RED-HEADED FLEABEETLE: this is an oddball that we rarely see in soybeans but they are out there this year.  Damage looks very similar to other fleabeetles (small areas round circles of the upper surface of the leaf scraped off).  The fleabeetles themselves are skittish and will jump/fly when disturbed on the plant.  They are shiny black and have a dark red head.  Threshold for these insects is the same as for most of our foliage feeding insects – typically not a concern until we lose 15% of the whole plant leaf area.  It would be extremely rare to see fleabeetle get anywhere near this level of damage in soybean, but even low levels of damage are very obvious in the field.

ALERT: high black cutworm levels in Parkhill and Watford areas

Eric Richter, Syngenta Seeds has seen several fields in these area’s with what he has described as “… the highest levels I’ve seen in my career…”.  In these cases the hybrids with no genetic protection (i.e. that don’t have traits such as Agrisure Viptera 3111) are being completely wiped out.  Make sure you are checking your fields especially if you are in a typically high risk area (north of Lake Erie).  See blog article below for more cutworm details.

There are lots of different insects and issues out there this year so make sure you keep an eye on your fields.

Plant Stand assessment – improved accuracy with measuring wheel.

If you have ever been frustrated trying to get an accurate plant population for an emergence issue using 1/1000th of an acre count there is a better method. For the last few years I have been using the measuring wheel method and have more confidence in my plant stands. The benefits of using this method are reduced ‘cherry picking’ of visually good or bad areas of the field, speed of count and improved accuracy of the count.

How does it work?

To use this method of population counts you push the measuring wheel and count 150 plants (I count by two’s, if you are really good you can count by three’s). When you reach a count of 150 plants, record the distance traveled in feet. Sorry no metric here record the measurement in feet. Repeat the count/measure three or four more times in the field or affected area. Average the measurement and convert using the following table by dividing the average number of feet for 150 plant count into the conversion factor. Example if I averaged 100 feet in a 30 inch row spacing the population would be 26,613 plants per acre (ppa) (2,613,600 divided by 100 feet = 26,136 ppa).

Also, assess non-emerged seedlings using the checklist in the Replant corn – How to decide article, by recording the population and the emergence issues we can make a good agronomic decisions for this year and future years.

Emerged Corn Herbicide Options

Due to the wet conditions this spring, the corn that did get planted is currently at pre-emergent to 1-2 leaf stage. If you were planning on making a pre-emergent application on emerged corn need please pay careful attention to their herbicide program so that you don’t risk crop injury and possible yield loss.*
So what are some of my options?
1. There’s still time to protect against yield loss from early weed competition. Going in pre to early post is the best choice to keep your fields clean during the critical weed free period.
2. Time is running short – choose a one-pass treatment that will take you through the season so you can avoid making a second application. One-pass and DONE.
3. Don’t spray glyphosate alone. Utilize a residual product(s) with your glyphosate to maximize your weed control, to reduce the need for a second application and help manage resistance on your farm.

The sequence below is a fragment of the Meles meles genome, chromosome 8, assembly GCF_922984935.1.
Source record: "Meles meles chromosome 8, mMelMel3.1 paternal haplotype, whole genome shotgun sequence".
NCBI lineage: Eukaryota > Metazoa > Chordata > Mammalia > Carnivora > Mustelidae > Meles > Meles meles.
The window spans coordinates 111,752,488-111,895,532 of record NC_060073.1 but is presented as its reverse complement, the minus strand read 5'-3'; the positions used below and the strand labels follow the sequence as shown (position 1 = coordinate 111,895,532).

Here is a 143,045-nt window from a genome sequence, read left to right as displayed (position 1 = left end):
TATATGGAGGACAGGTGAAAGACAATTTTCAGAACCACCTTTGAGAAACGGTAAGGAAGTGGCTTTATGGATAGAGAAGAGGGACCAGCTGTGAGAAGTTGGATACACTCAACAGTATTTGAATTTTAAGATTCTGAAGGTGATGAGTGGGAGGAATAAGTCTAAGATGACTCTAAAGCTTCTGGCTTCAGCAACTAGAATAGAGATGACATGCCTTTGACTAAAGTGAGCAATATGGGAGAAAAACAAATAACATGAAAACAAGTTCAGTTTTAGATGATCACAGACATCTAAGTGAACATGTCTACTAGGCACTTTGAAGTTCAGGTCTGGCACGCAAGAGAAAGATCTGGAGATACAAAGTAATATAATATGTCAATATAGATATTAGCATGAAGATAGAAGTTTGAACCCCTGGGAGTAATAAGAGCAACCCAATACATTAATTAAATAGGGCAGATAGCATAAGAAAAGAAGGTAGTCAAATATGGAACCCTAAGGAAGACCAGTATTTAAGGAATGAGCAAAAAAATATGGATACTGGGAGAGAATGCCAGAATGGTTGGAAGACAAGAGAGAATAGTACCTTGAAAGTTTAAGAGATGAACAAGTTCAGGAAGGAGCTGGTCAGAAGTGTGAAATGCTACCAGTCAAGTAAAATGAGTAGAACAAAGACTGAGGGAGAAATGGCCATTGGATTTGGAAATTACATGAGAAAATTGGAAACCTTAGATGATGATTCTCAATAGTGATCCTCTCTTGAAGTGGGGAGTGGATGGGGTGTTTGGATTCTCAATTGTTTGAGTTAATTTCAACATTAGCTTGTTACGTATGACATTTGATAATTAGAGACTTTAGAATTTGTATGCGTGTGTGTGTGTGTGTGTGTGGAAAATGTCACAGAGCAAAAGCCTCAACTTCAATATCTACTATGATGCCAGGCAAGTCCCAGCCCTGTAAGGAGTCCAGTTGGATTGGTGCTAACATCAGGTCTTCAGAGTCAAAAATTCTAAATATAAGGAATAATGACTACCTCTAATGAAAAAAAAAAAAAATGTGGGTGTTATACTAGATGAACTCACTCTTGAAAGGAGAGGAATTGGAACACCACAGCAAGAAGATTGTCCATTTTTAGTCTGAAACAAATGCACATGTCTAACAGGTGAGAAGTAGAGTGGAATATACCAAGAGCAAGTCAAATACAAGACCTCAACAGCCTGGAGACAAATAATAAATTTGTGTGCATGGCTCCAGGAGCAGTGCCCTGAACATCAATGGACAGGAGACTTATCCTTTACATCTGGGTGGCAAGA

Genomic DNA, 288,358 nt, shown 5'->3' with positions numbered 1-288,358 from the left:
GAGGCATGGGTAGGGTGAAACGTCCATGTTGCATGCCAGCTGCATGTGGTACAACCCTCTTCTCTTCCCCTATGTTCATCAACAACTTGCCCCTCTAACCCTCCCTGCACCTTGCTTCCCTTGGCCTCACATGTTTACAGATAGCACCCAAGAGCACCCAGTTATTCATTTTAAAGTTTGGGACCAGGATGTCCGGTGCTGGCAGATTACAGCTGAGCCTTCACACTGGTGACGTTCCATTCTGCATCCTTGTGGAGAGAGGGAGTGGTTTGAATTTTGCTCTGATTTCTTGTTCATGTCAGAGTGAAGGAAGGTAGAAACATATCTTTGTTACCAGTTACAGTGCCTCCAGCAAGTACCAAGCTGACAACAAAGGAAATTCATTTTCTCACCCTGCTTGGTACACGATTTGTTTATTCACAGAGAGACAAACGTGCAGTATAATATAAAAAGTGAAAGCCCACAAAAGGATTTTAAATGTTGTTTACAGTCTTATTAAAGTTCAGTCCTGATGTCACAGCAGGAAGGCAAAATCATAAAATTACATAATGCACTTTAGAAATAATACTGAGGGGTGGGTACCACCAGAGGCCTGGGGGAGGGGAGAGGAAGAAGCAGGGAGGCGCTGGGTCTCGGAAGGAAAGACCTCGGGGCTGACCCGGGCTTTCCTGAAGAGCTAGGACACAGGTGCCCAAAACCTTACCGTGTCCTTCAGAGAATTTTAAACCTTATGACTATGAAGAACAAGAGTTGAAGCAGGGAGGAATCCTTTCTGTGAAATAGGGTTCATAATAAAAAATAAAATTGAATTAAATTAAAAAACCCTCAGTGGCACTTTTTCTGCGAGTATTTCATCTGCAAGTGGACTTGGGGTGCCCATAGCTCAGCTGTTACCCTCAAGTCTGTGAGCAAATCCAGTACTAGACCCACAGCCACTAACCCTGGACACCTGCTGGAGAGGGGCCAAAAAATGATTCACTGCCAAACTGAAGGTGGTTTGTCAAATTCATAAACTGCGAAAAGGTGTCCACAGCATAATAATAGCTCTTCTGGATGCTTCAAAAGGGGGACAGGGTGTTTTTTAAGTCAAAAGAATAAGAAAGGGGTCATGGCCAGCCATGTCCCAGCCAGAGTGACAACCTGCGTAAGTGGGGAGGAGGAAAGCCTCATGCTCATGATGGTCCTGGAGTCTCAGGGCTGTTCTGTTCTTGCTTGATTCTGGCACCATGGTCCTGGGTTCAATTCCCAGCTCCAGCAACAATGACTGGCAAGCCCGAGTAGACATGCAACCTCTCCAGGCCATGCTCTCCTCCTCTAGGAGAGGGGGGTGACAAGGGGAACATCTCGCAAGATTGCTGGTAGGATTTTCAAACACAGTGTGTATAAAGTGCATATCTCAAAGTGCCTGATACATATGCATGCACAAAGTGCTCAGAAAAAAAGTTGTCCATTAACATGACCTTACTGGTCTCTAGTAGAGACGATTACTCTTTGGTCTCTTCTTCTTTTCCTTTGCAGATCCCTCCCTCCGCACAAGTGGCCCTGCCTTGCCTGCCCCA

For pre-emergent up to the 2 leaf stage of corn:
1) Stick to a pre-emergent application of Callisto® plus Primextra® II Magnum®. Or, if grassy weeds are getting beyond the 2-leaf stage in your glyphosate-tolerant corn, add in Touchdown Total®.

Beyond the 2-leaf stage up to 6-leaf corn (glyphosate tolerant corn):
If the corn crop has reached the 2-leaf stage, then switch to Halex® GT. Alternately, you could choose a tank-mix of Callisto + Primextra II Magnum + Touchdown Total for a one-pass contact and residual treatment.
*Refer to the label for a complete list of weeds, registered rates and timings. Please consult with your input supplier or local Syngenta representative for more information.

Replant corn – How to decide.

This year we had some fields that were planted early and then went thorugh a very wet, cold period and now the emergence is less than desirable in some areas of the field. Do I replant the poor sections, or the whole field (with the price of corn this would be a very costly option), do I leave it alone, these are all very good questions.

Corn replant decisions are difficult. The following table can be utilized as a guideline when assessing yield potential at various planting dates and populations. In general it doesn’t pay to replant corn where populations of healthy plants are greater than 18,000 plants per acre

First we need to establish the population that has emerged. You can do this by counting the number of plants in 1/1000 of an acre (see chart). Do this a number of times in the field. Also, assess the cause of reduced emergence using the following checklist.

 Rotted seed or seedlings
 Sprout twisted or leaves expanded underground
 Seeds hollowed out (insect damage)
 Check seed intactness (firmness)
 If seed is watery or “yellowy pus” it is not going to emerge
 Do not worry about crooks or turns of the coleoptile (shoot) as it may be responding to the seed orientation (corn seed does have an up and down side); also, cold soil will often disorient coleoptile growth.

As this is a very difficult decision please contact your NK field representative or seed dealer if you have any questions.

It’s time to switch

I have finally pulled the trigger and it is time to switch in all the Ontario corn growing area’s except maybe Essex County to a hybrid that is 100 – 150 CHU less than your normal maturity that you would plant. With the recent wet weather please work with your corn supplier to get the required seed to your farm. Be aware as this may take a couple of days as we are moving seed all over Quebec and Ontario to make sure you have the best seed option for your farm and situation.

Is it time to drop corn and switch to soybeans? This depends on each individual situation but you need to think about the following:
1) Do I have enough corn at 75% of expected yield to meet your delivery contracts this fall?
2) Do you need the production for feed?
3) Is the current fall delivery price worth the risk of reduced yields?
4) Herbicide or fertilizer is applied for Corn?
5) Do not want to risk changing my rotation?

Do you have other reasons to continue to plant corn, please include in the comments.